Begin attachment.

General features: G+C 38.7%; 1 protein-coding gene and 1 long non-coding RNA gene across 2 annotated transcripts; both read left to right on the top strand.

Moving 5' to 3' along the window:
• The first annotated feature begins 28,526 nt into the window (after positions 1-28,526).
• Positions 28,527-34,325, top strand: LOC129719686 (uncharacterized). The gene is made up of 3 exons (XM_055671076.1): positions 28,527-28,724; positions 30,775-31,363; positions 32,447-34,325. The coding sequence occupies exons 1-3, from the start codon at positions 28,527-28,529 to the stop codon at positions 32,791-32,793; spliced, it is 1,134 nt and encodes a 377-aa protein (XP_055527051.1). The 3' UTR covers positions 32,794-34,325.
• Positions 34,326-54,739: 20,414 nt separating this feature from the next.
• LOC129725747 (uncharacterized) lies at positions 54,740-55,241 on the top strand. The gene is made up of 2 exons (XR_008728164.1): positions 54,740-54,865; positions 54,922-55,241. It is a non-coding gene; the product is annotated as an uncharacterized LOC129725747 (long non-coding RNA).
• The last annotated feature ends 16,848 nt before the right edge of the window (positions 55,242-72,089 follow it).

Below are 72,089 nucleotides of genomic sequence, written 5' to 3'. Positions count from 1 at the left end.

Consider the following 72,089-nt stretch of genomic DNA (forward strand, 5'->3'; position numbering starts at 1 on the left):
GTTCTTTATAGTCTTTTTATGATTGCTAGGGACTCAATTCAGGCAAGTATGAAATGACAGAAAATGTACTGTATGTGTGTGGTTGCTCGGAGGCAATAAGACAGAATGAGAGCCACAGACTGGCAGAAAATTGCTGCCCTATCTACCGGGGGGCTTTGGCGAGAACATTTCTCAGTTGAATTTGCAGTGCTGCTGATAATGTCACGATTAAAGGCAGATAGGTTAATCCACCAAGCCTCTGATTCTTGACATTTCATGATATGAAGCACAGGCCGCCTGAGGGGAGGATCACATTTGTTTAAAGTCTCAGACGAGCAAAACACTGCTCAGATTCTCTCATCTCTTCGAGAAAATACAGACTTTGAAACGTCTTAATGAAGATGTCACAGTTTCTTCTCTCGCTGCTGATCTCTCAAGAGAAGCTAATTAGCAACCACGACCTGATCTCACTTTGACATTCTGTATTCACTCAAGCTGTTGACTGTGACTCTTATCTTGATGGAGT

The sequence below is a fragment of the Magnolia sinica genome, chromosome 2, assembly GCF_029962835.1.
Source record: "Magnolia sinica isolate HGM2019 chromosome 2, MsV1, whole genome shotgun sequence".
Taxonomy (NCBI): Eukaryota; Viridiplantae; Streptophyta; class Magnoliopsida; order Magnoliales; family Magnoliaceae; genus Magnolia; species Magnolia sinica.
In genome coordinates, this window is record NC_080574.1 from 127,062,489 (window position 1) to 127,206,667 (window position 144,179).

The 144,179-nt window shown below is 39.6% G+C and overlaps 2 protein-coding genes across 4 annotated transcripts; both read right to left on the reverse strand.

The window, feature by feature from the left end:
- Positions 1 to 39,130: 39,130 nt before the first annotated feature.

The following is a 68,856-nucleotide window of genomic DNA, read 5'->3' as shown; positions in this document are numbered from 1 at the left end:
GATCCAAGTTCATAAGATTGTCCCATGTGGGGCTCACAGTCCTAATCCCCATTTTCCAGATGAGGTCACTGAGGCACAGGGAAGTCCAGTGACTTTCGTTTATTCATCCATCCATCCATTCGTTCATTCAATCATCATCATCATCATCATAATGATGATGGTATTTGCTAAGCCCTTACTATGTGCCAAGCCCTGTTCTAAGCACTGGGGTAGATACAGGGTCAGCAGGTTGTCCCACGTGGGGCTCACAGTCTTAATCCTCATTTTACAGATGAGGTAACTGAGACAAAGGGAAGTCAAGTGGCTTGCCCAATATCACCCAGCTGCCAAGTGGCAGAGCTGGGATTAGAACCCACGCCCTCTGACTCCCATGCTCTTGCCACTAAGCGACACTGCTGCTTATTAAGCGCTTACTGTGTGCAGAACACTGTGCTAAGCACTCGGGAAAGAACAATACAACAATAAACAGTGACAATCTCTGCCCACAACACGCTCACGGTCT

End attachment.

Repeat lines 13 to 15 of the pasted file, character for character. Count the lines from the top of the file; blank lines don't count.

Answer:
Taxonomy (NCBI): Eukaryota; Viridiplantae; Streptophyta; class Magnoliopsida; order Magnoliales; family Magnoliaceae; genus Magnolia; species Magnolia sinica.
In genome coordinates, this window is record NC_080574.1 from 127,062,489 (window position 1) to 127,206,667 (window position 144,179).

The 144,179-nt window shown below is 39.6% G+C and overlaps 2 protein-coding genes across 4 annotated transcripts; both read right to left on the reverse strand.